Great Post about Jennifer Beals [via Black Snob]

Walter White: the most ironically named Black White Man?

Particularly as the father of a blond, blue-eyed boy who has some vague claim to African American heritage, I am very heartened to read about this guy, Walter White.    White was a head of the NAACP, a contributor to the “Harlem Renaissance”, and a graduate from a historically Black university.   He was an African American.   He was also blond and blue-eyed.    From, Wikipedia:

Of mixed race with African and European ancestry, White’s appearance showed his high proportion of European ancestry. He emphasized in his autobiography, A Man Called White (p. 3): “I am a Negro. My skin is white, my eyes are blue, my hair is blond. The traits of my race are nowhere visible upon me.” Five of his great-great-great-grandparents were black and the other 27 were white.

Note that, out of my son’s great-great-great-grandparents, six were Black, one was Cherokee and 25 were white.

Obama’s Victory Speach – Iowa Caucus

For those of you who may have missed it:

Good speech. He yet again managed to move me emotionally without saying anything in particular. But, the more I think about it, the more I think that that may actually be the job of a president. The president doesn’t actually do much. He sets tone. He makes speaches. He’s a leader. But the people getting the job done are in the capital building. So, maybe an Obama is just what we need.

Plus I think it’ll do wonders for the confidence of both African Americans and Black Africans.

Is it just me, or is Obama consciously trying to emulate the Revered Dr. Martin Luther King in his vibrato intonation of “they SAID…”?

Mulatto Queen

Here’s something a little lighter for this upcoming holiday season:

As a biracial person I often have a hard time envisioning history the way it seems most people do. I can’t easily imagine myself even existing in previous eras — but when I come across biracial people in history, like this fine lady or the great Russian poet Pushkin, it helps me to contextualize that multi-racial relationships and therefore multiracial people are nothing new.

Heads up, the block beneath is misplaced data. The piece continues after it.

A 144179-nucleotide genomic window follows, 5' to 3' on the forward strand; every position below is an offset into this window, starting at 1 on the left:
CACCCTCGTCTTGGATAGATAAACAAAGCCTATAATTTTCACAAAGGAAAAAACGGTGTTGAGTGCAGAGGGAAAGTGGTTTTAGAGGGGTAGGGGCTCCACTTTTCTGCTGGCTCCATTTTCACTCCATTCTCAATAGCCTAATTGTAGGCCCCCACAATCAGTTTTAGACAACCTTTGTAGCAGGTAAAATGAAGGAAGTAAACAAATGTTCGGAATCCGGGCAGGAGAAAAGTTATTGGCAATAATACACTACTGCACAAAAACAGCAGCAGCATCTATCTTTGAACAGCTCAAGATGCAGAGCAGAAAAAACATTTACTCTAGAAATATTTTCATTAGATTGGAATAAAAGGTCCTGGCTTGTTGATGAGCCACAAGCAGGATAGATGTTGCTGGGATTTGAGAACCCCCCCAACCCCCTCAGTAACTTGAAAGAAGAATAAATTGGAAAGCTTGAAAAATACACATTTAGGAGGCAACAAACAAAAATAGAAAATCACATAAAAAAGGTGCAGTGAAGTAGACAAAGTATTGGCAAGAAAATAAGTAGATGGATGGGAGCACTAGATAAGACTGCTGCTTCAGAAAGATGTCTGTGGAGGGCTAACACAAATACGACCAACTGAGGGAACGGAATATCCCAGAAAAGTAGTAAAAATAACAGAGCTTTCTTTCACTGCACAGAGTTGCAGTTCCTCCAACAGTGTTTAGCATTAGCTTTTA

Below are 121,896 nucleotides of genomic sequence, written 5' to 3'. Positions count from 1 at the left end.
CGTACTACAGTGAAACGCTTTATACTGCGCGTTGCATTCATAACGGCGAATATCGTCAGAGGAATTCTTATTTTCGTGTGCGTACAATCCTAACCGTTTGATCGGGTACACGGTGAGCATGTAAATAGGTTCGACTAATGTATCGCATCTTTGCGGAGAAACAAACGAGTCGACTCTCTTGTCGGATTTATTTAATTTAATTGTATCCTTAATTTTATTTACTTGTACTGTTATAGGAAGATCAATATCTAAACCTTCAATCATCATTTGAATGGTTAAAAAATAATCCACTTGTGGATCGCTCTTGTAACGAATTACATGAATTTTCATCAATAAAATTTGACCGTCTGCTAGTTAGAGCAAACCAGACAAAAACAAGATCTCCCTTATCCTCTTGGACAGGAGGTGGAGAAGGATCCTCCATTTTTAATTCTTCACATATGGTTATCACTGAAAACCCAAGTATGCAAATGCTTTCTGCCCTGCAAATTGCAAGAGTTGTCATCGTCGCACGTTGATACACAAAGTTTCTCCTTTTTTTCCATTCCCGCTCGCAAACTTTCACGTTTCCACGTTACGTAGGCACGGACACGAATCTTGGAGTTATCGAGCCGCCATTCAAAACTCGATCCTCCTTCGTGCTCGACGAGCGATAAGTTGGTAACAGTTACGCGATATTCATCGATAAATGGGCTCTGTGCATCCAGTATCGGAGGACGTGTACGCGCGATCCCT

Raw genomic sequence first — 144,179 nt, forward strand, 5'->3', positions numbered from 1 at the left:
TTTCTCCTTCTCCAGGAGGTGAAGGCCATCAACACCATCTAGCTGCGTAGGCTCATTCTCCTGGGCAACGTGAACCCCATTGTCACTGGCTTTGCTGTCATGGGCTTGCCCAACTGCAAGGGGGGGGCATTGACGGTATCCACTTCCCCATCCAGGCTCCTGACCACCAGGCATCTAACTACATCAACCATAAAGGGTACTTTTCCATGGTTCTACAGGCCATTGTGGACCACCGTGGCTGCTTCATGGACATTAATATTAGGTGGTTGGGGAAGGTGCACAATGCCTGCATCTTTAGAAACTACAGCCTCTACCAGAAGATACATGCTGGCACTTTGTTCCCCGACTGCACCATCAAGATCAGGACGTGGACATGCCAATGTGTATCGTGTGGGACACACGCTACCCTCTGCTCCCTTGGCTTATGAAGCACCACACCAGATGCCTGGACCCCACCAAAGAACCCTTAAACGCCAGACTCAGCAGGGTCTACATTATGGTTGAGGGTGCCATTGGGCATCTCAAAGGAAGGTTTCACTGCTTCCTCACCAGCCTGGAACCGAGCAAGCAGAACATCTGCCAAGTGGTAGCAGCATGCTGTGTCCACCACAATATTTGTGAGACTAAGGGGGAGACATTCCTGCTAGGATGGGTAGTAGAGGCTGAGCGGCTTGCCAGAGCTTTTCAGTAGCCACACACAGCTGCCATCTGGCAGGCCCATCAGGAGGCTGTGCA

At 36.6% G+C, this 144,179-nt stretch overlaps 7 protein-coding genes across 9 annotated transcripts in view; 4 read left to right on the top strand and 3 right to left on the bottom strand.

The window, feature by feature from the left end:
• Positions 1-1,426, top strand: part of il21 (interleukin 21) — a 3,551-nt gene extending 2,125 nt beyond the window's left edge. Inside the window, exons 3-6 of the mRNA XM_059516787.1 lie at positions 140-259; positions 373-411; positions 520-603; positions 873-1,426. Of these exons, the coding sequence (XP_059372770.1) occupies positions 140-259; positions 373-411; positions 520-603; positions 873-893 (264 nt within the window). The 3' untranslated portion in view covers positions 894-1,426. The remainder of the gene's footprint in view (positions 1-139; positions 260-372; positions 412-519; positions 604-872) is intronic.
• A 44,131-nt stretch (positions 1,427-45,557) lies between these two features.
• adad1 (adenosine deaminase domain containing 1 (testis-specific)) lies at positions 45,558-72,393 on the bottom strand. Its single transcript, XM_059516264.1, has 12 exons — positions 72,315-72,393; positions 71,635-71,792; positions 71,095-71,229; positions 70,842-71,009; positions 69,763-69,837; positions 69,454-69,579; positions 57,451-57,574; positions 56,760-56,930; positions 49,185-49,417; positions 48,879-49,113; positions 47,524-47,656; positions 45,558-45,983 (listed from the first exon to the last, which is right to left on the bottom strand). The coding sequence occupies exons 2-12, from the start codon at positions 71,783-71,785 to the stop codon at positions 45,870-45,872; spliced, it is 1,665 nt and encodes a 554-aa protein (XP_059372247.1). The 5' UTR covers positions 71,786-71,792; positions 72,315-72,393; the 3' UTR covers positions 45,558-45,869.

A Black White Woman

It’s amazing to me how the ethnicity of African people can be judged solely on the color of their skin. Looking at this beautiful woman from a recent Marie Claire article, it’s clear to me that she’s Black… even though she’s not, um, Black. Her nose, lips, eyes and hair are all purely African. It’s no suprise that she’s an albino. And yet, from her own account, she generally taken to be white by strangers. This is mind-boggling to me.Kenosha Robinson

Obama: is he Black

In a word, yes. And the question is ridiculous.

In college, my roomate for two years was a good friend of mine who was born in Nigeria and moved to Long Island at a young age. For as long as he could remember, he was here in the States. When I first met him he would wonder whether he was “African American”, or simply “African”. He wondered if perhaps he shouldn’t be called “African American” because his ancestors had no heritage of slavery.